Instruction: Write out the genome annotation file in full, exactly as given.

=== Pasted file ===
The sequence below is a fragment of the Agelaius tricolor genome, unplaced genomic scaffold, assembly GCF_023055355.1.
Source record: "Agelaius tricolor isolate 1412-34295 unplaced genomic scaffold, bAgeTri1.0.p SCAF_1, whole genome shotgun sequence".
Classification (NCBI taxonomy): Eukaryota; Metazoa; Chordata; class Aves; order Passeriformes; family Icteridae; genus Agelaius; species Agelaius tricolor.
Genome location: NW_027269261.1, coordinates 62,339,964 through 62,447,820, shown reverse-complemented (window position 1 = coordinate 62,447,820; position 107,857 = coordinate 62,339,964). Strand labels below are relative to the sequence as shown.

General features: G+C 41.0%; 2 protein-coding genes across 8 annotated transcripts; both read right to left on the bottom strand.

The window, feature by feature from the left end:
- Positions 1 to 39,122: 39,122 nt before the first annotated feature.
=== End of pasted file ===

The sequence below is a fragment of the Agelaius tricolor genome, unplaced genomic scaffold, assembly GCF_023055355.1.
Source record: "Agelaius tricolor isolate 1412-34295 unplaced genomic scaffold, bAgeTri1.0.p SCAF_1, whole genome shotgun sequence".
Classification (NCBI taxonomy): Eukaryota; Metazoa; Chordata; class Aves; order Passeriformes; family Icteridae; genus Agelaius; species Agelaius tricolor.
Genome location: NW_027269261.1, coordinates 62,339,964 through 62,447,820, shown reverse-complemented (window position 1 = coordinate 62,447,820; position 107,857 = coordinate 62,339,964). Strand labels below are relative to the sequence as shown.

General features: G+C 41.0%; 2 protein-coding genes across 8 annotated transcripts; both read right to left on the bottom strand.

The window, feature by feature from the left end:
- Positions 1 to 39,122: 39,122 nt before the first annotated feature.